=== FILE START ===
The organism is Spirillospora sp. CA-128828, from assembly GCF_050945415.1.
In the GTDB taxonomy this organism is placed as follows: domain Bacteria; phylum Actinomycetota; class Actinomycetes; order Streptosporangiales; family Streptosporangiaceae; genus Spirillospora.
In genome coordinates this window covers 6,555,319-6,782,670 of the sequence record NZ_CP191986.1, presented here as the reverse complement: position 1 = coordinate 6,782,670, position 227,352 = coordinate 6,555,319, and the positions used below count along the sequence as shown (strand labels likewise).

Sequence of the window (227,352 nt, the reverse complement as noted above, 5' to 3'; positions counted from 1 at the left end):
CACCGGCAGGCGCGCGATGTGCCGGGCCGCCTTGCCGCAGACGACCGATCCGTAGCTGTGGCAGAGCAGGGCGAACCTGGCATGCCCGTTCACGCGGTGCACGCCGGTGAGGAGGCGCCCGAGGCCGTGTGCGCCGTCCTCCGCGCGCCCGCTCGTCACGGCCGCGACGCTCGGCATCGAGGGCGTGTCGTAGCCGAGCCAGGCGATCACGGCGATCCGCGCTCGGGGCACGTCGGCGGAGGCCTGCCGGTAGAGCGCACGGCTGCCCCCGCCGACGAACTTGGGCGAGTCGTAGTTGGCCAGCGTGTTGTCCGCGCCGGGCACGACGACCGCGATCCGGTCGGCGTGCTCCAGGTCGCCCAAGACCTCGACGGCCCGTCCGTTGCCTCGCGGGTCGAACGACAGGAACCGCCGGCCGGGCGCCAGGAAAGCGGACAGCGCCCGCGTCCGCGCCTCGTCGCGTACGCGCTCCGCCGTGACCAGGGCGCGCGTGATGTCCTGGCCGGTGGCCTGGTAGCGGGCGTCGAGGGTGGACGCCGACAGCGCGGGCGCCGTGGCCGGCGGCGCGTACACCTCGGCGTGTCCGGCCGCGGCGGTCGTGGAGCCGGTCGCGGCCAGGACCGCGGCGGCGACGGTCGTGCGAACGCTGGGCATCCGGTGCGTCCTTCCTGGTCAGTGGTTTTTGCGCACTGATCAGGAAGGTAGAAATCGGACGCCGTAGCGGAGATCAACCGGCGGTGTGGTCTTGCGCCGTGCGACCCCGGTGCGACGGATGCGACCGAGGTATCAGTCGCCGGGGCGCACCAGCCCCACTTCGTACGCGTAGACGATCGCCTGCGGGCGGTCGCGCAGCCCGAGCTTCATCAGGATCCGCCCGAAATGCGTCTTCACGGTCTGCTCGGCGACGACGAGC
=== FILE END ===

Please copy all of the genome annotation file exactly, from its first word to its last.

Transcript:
The organism is Spirillospora sp. CA-128828, from assembly GCF_050945415.1.
In the GTDB taxonomy this organism is placed as follows: domain Bacteria; phylum Actinomycetota; class Actinomycetes; order Streptosporangiales; family Streptosporangiaceae; genus Spirillospora.
In genome coordinates this window covers 6,555,319-6,782,670 of the sequence record NZ_CP191986.1, presented here as the reverse complement: position 1 = coordinate 6,782,670, position 227,352 = coordinate 6,555,319, and the positions used below count along the sequence as shown (strand labels likewise).

Sequence of the window (227,352 nt, the reverse complement as noted above, 5' to 3'; positions counted from 1 at the left end):
CACCGGCAGGCGCGCGATGTGCCGGGCCGCCTTGCCGCAGACGACCGATCCGTAGCTGTGGCAGAGCAGGGCGAACCTGGCATGCCCGTTCACGCGGTGCACGCCGGTGAGGAGGCGCCCGAGGCCGTGTGCGCCGTCCTCCGCGCGCCCGCTCGTCACGGCCGCGACGCTCGGCATCGAGGGCGTGTCGTAGCCGAGCCAGGCGATCACGGCGATCCGCGCTCGGGGCACGTCGGCGGAGGCCTGCCGGTAGAGCGCACGGCTGCCCCCGCCGACGAACTTGGGCGAGTCGTAGTTGGCCAGCGTGTTGTCCGCGCCGGGCACGACGACCGCGATCCGGTCGGCGTGCTCCAGGTCGCCCAAGACCTCGACGGCCCGTCCGTTGCCTCGCGGGTCGAACGACAGGAACCGCCGGCCGGGCGCCAGGAAAGCGGACAGCGCCCGCGTCCGCGCCTCGTCGCGTACGCGCTCCGCCGTGACCAGGGCGCGCGTGATGTCCTGGCCGGTGGCCTGGTAGCGGGCGTCGAGGGTGGACGCCGACAGCGCGGGCGCCGTGGCCGGCGGCGCGTACACCTCGGCGTGTCCGGCCGCGGCGGTCGTGGAGCCGGTCGCGGCCAGGACCGCGGCGGCGACGGTCGTGCGAACGCTGGGCATCCGGTGCGTCCTTCCTGGTCAGTGGTTTTTGCGCACTGATCAGGAAGGTAGAAATCGGACGCCGTAGCGGAGATCAACCGGCGGTGTGGTCTTGCGCCGTGCGACCCCGGTGCGACGGATGCGACCGAGGTATCAGTCGCCGGGGCGCACCAGCCCCACTTCGTACGCGTAGACGATCGCCTGCGGGCGGTCGCGCAGCCCGAGCTTCATCAGGATCCGCCCGAAATGCGTCTTCACGGTCTGCTCGGCGACGACGAGC